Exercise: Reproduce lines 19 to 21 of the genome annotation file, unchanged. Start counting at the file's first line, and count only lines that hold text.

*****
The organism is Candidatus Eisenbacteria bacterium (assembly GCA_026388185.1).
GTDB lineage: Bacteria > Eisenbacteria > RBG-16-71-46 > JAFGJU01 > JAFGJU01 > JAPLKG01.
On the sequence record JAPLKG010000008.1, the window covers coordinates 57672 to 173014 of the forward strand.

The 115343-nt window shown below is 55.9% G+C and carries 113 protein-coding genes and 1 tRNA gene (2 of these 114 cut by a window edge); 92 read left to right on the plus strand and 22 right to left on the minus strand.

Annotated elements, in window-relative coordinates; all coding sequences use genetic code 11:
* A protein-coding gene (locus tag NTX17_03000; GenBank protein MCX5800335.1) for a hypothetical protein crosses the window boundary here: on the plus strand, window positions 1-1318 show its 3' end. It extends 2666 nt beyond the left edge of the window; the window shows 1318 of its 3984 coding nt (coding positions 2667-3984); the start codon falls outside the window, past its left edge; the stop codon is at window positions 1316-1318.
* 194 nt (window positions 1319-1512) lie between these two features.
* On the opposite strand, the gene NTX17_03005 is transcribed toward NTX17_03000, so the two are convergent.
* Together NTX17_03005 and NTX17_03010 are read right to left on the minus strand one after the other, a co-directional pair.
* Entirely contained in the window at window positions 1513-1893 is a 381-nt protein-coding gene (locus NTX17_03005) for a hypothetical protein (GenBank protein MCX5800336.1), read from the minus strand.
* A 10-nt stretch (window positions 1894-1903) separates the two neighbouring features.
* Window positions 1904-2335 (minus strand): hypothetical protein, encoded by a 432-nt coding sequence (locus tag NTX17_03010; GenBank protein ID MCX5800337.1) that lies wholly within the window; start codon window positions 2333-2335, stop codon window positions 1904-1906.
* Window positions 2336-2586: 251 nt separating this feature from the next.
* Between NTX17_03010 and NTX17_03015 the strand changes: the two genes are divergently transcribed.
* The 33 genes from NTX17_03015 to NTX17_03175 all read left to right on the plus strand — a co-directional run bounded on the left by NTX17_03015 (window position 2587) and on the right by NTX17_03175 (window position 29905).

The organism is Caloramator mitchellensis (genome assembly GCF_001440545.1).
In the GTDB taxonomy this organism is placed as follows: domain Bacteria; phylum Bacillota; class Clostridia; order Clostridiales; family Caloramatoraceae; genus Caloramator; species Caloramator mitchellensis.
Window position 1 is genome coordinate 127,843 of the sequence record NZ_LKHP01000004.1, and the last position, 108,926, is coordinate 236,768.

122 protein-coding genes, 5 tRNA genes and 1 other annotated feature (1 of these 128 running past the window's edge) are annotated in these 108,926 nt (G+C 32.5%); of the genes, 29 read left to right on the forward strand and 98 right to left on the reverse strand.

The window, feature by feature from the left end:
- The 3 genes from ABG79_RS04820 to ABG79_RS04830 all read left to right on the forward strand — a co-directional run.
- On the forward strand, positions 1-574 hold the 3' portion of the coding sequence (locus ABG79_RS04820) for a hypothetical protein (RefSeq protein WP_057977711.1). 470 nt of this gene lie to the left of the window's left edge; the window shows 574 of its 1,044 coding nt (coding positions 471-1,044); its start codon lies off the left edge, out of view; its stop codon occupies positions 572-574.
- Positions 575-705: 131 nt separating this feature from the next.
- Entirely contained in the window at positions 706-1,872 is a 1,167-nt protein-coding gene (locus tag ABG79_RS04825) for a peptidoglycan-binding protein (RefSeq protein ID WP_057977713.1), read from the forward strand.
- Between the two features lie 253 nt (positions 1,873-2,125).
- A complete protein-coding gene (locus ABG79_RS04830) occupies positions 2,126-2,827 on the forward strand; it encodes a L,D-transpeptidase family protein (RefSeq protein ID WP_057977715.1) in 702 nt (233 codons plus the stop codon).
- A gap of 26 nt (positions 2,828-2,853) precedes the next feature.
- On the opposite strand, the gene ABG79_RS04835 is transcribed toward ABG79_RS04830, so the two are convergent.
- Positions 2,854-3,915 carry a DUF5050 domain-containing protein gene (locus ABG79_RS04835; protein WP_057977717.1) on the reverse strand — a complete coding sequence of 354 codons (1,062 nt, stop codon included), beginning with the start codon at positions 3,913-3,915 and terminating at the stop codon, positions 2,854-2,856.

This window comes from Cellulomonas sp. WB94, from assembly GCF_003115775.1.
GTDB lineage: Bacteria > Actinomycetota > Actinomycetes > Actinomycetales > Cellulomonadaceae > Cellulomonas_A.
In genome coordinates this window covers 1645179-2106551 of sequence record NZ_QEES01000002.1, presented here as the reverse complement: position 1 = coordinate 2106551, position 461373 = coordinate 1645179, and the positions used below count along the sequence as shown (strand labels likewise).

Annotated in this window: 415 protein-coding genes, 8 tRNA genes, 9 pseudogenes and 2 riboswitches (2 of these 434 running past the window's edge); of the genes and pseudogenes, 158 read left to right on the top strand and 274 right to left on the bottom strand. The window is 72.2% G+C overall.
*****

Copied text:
122 protein-coding genes, 5 tRNA genes and 1 other annotated feature (1 of these 128 running past the window's edge) are annotated in these 108,926 nt (G+C 32.5%); of the genes, 29 read left to right on the forward strand and 98 right to left on the reverse strand.

The window, feature by feature from the left end:
- The 3 genes from ABG79_RS04820 to ABG79_RS04830 all read left to right on the forward strand — a co-directional run.